Is there a way to get the Washington Fish and Wildlife Commission to reconsider its mid-November tie vote that put the the 2022 spring black bear permit season on hold?
“Our rules can be petitioned,” a Spokane commissioner and birder pointed out to MeatEater today. “I don’t know if it could happen fast enough, but there’s a whole process and we have to respond to a rule petition. I think it’s a 60-day turnaround.”
In what amounts to a second major national piece covering the issue this week (Outdoor Life posted an opinion Monday), Kim Thorburn also told reporter Travis Hall that she didn’t think anybody had considered that route yet.
There’s also a Change.org signature drive asking Governor Inslee to permanently reinstate the hunt and that has now picked up over 8,150 John and Jolene Hancocks since it was posted six days ago.
Given the state’s chief executive’s proclivity to bow to out-of-state predator activists and appoint pro-predator commissioners, that route is a very long shot, though no doubt it is helping raise awareness of the citizen panel’s 4-4 vote that was largely fueled by emotional and theoretical arguments that disregarded WDFW’s professional biologists’ and director’s judgments that the limited-entry “hunts do not impair or cause a concern for the bear population.”
The decisive fourth no was cast by the chair who couched his tabling vote as a chance for WDFW to “confirm the accuracy of our information and cover our bases in the assault on this hunt.”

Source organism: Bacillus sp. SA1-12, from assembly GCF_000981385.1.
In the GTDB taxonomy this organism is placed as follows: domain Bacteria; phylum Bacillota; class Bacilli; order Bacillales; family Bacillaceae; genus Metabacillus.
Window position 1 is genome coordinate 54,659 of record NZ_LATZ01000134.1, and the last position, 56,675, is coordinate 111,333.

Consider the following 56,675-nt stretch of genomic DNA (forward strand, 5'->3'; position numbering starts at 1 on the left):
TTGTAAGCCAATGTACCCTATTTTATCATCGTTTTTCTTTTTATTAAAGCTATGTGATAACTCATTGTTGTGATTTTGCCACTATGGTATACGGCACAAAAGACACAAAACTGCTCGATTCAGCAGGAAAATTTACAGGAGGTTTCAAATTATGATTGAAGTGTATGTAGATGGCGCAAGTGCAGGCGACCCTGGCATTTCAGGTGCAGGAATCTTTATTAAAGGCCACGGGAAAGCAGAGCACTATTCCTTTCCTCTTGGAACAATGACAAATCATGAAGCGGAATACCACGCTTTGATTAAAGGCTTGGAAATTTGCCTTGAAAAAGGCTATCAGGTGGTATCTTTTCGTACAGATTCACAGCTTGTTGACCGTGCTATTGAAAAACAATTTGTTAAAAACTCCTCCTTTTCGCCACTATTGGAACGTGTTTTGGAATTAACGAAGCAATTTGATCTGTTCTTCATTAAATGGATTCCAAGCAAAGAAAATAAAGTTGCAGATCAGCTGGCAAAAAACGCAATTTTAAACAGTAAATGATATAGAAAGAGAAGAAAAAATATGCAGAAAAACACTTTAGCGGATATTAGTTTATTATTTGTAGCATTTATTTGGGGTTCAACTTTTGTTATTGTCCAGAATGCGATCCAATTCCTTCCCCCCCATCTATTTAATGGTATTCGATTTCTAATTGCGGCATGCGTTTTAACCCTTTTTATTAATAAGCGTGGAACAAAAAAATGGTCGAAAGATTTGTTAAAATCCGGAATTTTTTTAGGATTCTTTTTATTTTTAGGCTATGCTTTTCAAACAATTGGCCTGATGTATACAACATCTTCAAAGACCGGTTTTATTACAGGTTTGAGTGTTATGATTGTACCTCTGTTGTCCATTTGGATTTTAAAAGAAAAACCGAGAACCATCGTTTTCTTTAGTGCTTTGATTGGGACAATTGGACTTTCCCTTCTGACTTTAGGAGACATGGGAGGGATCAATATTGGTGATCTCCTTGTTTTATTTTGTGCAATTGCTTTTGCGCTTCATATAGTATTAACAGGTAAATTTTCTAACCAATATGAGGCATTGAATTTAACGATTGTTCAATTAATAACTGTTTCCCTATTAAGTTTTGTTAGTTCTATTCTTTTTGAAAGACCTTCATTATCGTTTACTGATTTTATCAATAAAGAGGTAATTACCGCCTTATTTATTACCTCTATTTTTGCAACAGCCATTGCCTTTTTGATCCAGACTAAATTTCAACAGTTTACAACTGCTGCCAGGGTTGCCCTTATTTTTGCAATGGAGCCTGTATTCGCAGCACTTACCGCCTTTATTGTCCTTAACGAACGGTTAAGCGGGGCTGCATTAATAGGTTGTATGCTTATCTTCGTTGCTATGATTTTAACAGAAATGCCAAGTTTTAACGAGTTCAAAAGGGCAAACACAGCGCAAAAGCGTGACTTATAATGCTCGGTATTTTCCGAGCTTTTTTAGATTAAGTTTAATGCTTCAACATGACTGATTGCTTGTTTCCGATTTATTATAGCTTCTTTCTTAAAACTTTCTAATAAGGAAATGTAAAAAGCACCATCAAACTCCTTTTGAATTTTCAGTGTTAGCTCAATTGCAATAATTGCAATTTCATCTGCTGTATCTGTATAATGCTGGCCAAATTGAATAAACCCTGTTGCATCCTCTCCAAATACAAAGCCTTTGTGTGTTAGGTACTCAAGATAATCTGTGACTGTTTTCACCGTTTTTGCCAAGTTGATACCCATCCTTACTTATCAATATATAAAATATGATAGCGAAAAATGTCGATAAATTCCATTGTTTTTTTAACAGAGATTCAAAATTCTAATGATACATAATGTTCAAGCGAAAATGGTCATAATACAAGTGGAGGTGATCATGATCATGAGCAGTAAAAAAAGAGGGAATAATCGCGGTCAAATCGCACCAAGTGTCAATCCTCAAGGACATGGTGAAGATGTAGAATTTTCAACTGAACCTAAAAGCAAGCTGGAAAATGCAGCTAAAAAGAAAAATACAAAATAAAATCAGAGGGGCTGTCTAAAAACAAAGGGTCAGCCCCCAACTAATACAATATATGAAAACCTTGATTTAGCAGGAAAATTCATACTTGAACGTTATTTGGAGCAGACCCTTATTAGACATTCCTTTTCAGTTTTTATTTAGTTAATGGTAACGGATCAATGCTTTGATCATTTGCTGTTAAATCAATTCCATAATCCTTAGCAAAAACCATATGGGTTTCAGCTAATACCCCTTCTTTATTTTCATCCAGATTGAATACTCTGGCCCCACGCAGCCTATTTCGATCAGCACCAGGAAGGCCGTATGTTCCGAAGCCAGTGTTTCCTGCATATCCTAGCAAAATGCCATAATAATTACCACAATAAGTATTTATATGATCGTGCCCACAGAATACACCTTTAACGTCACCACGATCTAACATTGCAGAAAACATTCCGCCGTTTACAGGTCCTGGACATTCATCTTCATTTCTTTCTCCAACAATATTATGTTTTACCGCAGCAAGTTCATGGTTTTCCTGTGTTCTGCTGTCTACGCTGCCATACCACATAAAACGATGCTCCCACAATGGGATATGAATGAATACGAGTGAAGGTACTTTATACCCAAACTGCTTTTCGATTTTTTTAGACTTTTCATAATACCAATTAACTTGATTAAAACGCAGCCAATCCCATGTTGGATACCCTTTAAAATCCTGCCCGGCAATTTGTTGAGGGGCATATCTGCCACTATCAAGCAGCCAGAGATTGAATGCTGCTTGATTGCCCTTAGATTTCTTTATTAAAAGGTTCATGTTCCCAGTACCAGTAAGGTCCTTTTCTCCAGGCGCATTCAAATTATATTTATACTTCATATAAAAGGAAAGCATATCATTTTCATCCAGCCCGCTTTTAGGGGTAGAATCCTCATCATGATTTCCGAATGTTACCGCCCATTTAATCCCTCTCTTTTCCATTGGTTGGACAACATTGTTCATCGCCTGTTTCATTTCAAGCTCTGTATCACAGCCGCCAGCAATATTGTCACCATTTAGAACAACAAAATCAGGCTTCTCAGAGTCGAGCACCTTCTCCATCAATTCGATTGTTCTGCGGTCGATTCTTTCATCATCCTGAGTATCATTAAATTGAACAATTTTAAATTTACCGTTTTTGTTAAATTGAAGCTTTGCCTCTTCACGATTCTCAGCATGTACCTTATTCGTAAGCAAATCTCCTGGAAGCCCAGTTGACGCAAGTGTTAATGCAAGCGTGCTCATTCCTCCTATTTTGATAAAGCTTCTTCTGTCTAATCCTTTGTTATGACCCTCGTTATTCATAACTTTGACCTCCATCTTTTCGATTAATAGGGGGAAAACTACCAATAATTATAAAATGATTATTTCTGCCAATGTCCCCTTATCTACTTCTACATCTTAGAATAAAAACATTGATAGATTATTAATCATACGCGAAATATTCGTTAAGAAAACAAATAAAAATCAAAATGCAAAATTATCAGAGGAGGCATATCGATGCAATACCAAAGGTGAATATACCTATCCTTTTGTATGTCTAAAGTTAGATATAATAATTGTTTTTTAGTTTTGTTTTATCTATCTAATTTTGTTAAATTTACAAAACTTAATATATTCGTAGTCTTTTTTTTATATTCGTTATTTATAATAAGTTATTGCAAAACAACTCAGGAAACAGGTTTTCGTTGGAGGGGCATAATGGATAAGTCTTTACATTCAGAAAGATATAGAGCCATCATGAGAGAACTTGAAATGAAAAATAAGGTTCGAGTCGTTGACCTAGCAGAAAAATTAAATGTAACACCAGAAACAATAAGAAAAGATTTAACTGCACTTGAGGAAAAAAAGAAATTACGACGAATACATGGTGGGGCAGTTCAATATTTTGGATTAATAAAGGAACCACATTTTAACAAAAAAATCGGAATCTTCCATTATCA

So how about a petition to the commission?
They come up from time to time, and I can recall a few in recent years.
One earlier this year that asked the commission to again allow boat fishing on a 7-mile stretch of the Hoh River was denied, while another last year from a utility district requesting bait fishing be restricted during the hatchery summer Chinook and steelhead season on the Skykomish was also shot down, preserving a good fishing opportunity.
And back in June 2019, a Chewelah resident successfully got the commission to return the Colville River to a year-round fishery after it had been shortened during a wider rules simplification push.
Something to mull instead of spinning our wheels …
MeatEater included a handy link in its story to the form for asking state agencies and boards to adopt, amend or repeal administrative rules.
The document states that “The agency or institution will give full consideration to your petition and will respond to you within 60 days of receiving your petition.”
The application period for the 2022 spring bear hunt, with 664 permits proposed, was scheduled to run January 1-February 28, with season beginning April 15.
It’s unclear yet whether WDFW will allow hunters to at least put in for points next year or is considering the entire process including the draw on pause.
Asked what would happen to bear hunters’ points if the spring season was not reinstated at some future point, e.g., whether they could be transferred to other species or just lost, agency spokeswoman Sam Montgomery stated, “We will not be reimbursing for past points accrued. These points can be used in future spring bear seasons if/when they continue. Points will not transfer to other species.”